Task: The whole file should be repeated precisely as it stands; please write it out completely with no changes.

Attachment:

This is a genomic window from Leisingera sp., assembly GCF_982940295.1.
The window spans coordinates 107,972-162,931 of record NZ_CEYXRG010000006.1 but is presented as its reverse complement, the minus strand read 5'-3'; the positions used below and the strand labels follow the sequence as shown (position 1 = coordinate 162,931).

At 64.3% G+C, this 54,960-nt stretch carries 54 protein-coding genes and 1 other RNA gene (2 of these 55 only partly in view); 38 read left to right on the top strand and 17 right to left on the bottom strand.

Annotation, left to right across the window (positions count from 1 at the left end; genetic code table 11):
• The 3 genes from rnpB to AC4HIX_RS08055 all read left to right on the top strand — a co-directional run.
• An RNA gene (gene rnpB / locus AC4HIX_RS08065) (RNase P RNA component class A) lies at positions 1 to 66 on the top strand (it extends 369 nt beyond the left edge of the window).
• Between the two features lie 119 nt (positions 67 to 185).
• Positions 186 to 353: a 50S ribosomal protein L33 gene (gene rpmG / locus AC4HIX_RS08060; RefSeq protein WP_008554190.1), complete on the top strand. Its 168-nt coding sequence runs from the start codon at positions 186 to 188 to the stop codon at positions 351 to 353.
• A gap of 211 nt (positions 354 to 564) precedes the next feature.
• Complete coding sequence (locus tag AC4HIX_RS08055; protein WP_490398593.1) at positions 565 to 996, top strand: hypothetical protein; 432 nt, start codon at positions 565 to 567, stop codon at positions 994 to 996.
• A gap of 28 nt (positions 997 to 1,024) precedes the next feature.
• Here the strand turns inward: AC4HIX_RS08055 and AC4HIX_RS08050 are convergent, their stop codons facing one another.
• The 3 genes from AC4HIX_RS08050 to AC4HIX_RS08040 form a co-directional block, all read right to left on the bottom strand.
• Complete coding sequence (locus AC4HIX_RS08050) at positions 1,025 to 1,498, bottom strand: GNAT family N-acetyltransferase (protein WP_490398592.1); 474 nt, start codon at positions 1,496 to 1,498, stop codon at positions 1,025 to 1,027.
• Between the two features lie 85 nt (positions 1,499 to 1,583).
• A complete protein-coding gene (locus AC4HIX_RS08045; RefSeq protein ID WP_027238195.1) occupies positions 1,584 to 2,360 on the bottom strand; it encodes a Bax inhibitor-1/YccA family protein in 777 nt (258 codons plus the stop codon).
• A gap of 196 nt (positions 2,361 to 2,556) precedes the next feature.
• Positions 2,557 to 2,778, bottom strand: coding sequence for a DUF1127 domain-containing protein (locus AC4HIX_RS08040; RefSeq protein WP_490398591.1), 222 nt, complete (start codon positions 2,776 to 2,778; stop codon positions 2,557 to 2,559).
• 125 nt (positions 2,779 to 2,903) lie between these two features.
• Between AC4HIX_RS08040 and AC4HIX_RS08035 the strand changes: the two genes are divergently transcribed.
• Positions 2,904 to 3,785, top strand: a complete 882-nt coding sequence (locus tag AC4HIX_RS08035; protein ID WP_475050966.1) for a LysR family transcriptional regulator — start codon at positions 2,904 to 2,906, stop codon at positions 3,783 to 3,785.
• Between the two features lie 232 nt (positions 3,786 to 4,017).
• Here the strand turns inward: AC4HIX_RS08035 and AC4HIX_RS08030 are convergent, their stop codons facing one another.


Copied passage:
This is a genomic window from Leisingera sp., assembly GCF_982940295.1.
The window spans coordinates 107,972-162,931 of record NZ_CEYXRG010000006.1 but is presented as its reverse complement, the minus strand read 5'-3'; the positions used below and the strand labels follow the sequence as shown (position 1 = coordinate 162,931).

At 64.3% G+C, this 54,960-nt stretch carries 54 protein-coding genes and 1 other RNA gene (2 of these 55 only partly in view); 38 read left to right on the top strand and 17 right to left on the bottom strand.

Annotation, left to right across the window (positions count from 1 at the left end; genetic code table 11):
• The 3 genes from rnpB to AC4HIX_RS08055 all read left to right on the top strand — a co-directional run.
• An RNA gene (gene rnpB / locus AC4HIX_RS08065) (RNase P RNA component class A) lies at positions 1 to 66 on the top strand (it extends 369 nt beyond the left edge of the window).
• Between the two features lie 119 nt (positions 67 to 185).
• Positions 186 to 353: a 50S ribosomal protein L33 gene (gene rpmG / locus AC4HIX_RS08060; RefSeq protein WP_008554190.1), complete on the top strand. Its 168-nt coding sequence runs from the start codon at positions 186 to 188 to the stop codon at positions 351 to 353.
• A gap of 211 nt (positions 354 to 564) precedes the next feature.
• Complete coding sequence (locus tag AC4HIX_RS08055; protein WP_490398593.1) at positions 565 to 996, top strand: hypothetical protein; 432 nt, start codon at positions 565 to 567, stop codon at positions 994 to 996.
• A gap of 28 nt (positions 997 to 1,024) precedes the next feature.
• Here the strand turns inward: AC4HIX_RS08055 and AC4HIX_RS08050 are convergent, their stop codons facing one another.
• The 3 genes from AC4HIX_RS08050 to AC4HIX_RS08040 form a co-directional block, all read right to left on the bottom strand.
• Complete coding sequence (locus AC4HIX_RS08050) at positions 1,025 to 1,498, bottom strand: GNAT family N-acetyltransferase (protein WP_490398592.1); 474 nt, start codon at positions 1,496 to 1,498, stop codon at positions 1,025 to 1,027.
• Between the two features lie 85 nt (positions 1,499 to 1,583).
• A complete protein-coding gene (locus AC4HIX_RS08045; RefSeq protein ID WP_027238195.1) occupies positions 1,584 to 2,360 on the bottom strand; it encodes a Bax inhibitor-1/YccA family protein in 777 nt (258 codons plus the stop codon).
• A gap of 196 nt (positions 2,361 to 2,556) precedes the next feature.
• Positions 2,557 to 2,778, bottom strand: coding sequence for a DUF1127 domain-containing protein (locus AC4HIX_RS08040; RefSeq protein WP_490398591.1), 222 nt, complete (start codon positions 2,776 to 2,778; stop codon positions 2,557 to 2,559).
• 125 nt (positions 2,779 to 2,903) lie between these two features.
• Between AC4HIX_RS08040 and AC4HIX_RS08035 the strand changes: the two genes are divergently transcribed.
• Positions 2,904 to 3,785, top strand: a complete 882-nt coding sequence (locus tag AC4HIX_RS08035; protein ID WP_475050966.1) for a LysR family transcriptional regulator — start codon at positions 2,904 to 2,906, stop codon at positions 3,783 to 3,785.
• Between the two features lie 232 nt (positions 3,786 to 4,017).
• Here the strand turns inward: AC4HIX_RS08035 and AC4HIX_RS08030 are convergent, their stop codons facing one another.